I’m a member of Clever Girls and received this book for free in exchange for my honest review.
Most of the time I feel like I’m a bad mom because I’m willing to let my kid get hit by the kid swinging on the swings after I’ve told him repeatedly to not walk in front of or behind the swings because he’ll get a boo-boo.
I’m the mom that heartbreakingly has watched her baby boy struggle to play at the playground because all he wants is mommy to hold him, but she can’t and won’t because he has to learn how to play without me.
It’s not easy being the mom that doesn’t panic when her son falls off the playground, trips and falls, or gets kicked in the face by the kid on the swings. I don’t enjoy seeing my babies in pain and I don’t enjoy watching them struggle to interact with other children from afar.
Trust me, I want to stand next to my child telling them how to play, making sure they don’t fall and get a boo-boo, making sure they are playing nice with other children, but I can’t. I can’t because how will they ever learn to interact as an adult without me directing their every move? I’m a firm believer that it is okay to allow your children to play by themselves that you don’t have to play with them 24/7.
Sure, there are moments where I have to step in and take control of a situation but I always allow my child to try to control the situation first. I’ve always said that I’m not raising a child, I’m raising a child to grow into a man and a man cannot rely on mommy and daddy forever. He has to be able to take care of himself, his wife, and his family and my boys will not be able to do that if I’m making every decision for them and rescuing them every time they struggle.
Apparently, this makes me a “free-range” mama. I seriously had no idea that term even existed until about two weeks ago. That means that I’m opposite a helicopter mom and in some people’s eyes means I’m neglectful. Truthfully, this is what I hate most about society. I don’t care how you’re raising your kids so long as you don’t judge me for how I raise mine.
This is how I was raised but not all my peers were raised the same way. You see my mama is older than many of my friend’s parents because she struggled for many years to conceive. Which means that my mom was a child in 50’s unlike most of my friend’s parents that were children in the mid to late 60’s and early 70’s. The difference is that my mom was raised that mommy and daddy were not going to hold their hands throughout life and my mom raised my brother and I the same way.
Did we enjoy that as kids, not having mommy to save us every time a teacher reprimanded us or felt that “life wasn’t fair”? No, we hated it and sometimes we resented our mom for it but we are better adults because of it. I’ve mentioned many times here that when I was suffering from financial hell, I asked my mom to save me, which wasn’t easy for me to do, and she told me “no”. Many of my friend’s parents felt she was wrong for doing that, but she was right. She gave me the wings I needed to solve my own problems by raising me my entire life to know what it felt like to fail and to struggle. She didn’t shelter me from bad things, she didn’t save me from every problem I encountered, she didn’t direct me on which path I was supposed to take in life. She let me figure it out on my own and I’m so very grateful that she did.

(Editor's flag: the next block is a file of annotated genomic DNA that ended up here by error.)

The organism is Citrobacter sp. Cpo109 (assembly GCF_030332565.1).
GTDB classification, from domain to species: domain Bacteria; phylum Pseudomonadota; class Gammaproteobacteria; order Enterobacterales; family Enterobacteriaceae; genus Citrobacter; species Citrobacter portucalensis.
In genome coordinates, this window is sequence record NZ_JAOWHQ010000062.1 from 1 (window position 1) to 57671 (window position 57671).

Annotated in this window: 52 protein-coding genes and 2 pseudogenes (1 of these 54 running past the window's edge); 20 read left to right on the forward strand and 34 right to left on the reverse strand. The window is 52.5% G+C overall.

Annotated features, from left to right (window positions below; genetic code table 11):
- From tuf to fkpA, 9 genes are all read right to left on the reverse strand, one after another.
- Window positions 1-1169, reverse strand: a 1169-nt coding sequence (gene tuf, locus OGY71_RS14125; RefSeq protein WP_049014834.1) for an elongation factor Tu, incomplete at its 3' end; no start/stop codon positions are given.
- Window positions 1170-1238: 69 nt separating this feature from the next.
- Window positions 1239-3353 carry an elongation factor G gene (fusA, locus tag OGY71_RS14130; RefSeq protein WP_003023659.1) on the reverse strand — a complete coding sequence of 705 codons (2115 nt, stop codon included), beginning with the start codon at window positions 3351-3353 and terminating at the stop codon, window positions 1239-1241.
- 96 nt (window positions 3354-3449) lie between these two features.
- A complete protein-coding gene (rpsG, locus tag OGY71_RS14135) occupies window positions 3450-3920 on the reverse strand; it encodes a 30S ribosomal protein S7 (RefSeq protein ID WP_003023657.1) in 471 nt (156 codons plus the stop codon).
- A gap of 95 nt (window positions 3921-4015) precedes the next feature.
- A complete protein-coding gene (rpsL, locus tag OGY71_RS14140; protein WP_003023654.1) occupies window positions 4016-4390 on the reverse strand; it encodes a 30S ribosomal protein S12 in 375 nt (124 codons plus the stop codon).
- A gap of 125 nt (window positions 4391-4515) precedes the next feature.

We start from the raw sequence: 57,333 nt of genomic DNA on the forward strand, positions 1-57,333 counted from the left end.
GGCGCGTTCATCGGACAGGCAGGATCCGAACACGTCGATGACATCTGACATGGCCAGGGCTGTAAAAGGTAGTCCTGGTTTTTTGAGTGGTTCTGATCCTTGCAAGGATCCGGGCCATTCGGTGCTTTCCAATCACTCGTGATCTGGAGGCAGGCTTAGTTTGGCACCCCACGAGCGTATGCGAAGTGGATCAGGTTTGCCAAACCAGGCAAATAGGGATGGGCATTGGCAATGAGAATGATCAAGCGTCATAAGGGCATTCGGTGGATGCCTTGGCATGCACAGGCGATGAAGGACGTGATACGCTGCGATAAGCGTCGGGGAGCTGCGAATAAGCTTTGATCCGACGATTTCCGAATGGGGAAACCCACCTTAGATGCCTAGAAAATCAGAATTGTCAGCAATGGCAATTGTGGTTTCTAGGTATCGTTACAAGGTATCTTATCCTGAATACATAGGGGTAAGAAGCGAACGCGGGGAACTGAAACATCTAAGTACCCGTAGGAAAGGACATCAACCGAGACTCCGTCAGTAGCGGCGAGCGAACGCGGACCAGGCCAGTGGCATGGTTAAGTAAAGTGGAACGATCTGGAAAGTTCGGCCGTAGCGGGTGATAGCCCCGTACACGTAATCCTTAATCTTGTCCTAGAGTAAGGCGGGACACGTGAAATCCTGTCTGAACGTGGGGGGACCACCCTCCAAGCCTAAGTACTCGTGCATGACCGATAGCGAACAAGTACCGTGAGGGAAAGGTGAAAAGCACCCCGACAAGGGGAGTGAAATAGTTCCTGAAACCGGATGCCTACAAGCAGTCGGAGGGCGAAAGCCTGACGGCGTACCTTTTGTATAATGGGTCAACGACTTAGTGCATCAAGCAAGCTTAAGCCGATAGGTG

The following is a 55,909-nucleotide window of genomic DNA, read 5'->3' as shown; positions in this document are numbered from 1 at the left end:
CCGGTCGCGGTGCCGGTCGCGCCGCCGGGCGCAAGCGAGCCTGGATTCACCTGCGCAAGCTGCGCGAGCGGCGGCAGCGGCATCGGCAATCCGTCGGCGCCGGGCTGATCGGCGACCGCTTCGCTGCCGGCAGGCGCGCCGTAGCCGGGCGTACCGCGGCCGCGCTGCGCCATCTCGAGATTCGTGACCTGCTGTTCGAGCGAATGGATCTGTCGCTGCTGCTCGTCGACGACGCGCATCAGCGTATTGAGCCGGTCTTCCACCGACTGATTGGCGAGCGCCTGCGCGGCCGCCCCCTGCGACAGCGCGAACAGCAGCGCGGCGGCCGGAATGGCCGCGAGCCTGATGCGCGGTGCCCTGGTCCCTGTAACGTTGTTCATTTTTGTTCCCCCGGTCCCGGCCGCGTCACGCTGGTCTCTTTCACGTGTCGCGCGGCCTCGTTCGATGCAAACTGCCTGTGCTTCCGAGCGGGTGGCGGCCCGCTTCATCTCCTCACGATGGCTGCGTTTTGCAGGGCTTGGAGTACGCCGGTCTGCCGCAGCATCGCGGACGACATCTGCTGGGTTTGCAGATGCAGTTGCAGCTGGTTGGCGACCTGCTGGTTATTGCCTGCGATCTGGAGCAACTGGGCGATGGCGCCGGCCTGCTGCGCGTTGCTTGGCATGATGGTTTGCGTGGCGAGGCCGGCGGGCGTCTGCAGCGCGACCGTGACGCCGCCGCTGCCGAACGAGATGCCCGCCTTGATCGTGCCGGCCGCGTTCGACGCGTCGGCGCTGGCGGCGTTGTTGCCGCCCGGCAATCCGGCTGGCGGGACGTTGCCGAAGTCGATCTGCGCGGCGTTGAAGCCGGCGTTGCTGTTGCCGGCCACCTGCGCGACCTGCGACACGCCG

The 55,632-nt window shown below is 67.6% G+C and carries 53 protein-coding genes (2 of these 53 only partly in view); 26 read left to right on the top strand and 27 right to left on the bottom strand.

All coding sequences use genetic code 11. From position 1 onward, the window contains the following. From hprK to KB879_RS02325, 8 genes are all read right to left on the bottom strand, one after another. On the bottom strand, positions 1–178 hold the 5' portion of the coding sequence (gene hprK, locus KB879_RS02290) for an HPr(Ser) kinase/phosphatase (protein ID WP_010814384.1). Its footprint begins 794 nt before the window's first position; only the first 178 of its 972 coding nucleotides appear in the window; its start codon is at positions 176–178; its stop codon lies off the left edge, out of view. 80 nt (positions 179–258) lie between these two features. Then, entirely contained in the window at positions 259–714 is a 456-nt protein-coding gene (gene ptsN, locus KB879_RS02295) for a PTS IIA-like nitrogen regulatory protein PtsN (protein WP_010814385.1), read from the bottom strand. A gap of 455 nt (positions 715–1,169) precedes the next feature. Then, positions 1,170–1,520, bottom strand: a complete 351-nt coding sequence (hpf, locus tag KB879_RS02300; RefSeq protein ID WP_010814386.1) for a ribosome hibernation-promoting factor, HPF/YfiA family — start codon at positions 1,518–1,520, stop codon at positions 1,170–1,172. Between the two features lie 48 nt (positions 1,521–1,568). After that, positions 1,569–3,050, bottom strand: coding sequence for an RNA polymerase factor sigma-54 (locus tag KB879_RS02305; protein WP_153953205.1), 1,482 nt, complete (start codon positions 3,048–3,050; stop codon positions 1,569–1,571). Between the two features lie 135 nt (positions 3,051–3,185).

I would have never been able to pull myself out of financial hell without my mom allowing me to do it myself. It wasn’t easy, in fact it was a dark and scary time for me, but I learned so much more from going through it and feeling the pain of taking responsibility for my mistakes than I would have if my mom had bear that burden for me.
That is what I loved about reading How to Raise an Adult; it gives extensive research and facts to help parents raise college-ready and real world ready kids. It showcases how we are not doing them any favors by calling their boss and demanding that our child be given a raise and we certainly aren’t doing them any favors by doing their homework for them (all things I’ve seen happen in real life). Julie showcases in her book how she saw so many college students unable and unprepared for the real world because mommy and daddy had swooped in too many times to save them.
We prepare them for the real world by allowing them to grow wings during their childhood and allow them to be independent. Julie was once the Dean of Freshman and Undergraduate Advising at Stanford University and has seen far too many students come through her office that were only there because their parents told them it was the best option. .
I’ve seen firsthand what she’s referring to because I moved out at 18 years old, when I went back to school, I was baffled by the whiners and those that called their parents every time they didn’t like the professor. I’ve even seen parents come into a college class and cause a disruption. In the working world that doesn’t work because your boss doesn’t care if you like them or not. It’s your job to figure out your problems not rely on someone else to do it for you.
The thing is, we’re not bad moms or dads for letting our kids struggle, face fears, and figure out things on their own. We’re allowing them to carve their own path in life by doing this and we’re setting them up for success as an adult later in life.
I encourage you that if you’ve been struggling with the bad mom mentality because you’ve allowed your child to feel pain and suffer consequences for their actions to read Julie’s book. It will uplift you and help to identify how to best prepare your son or daughter for the real world and especially how to prepare them for college.
What is your best tip for raising an adult?
I was selected for this opportunity as a member of Clever Girls and the content and opinions expressed here are all my own.
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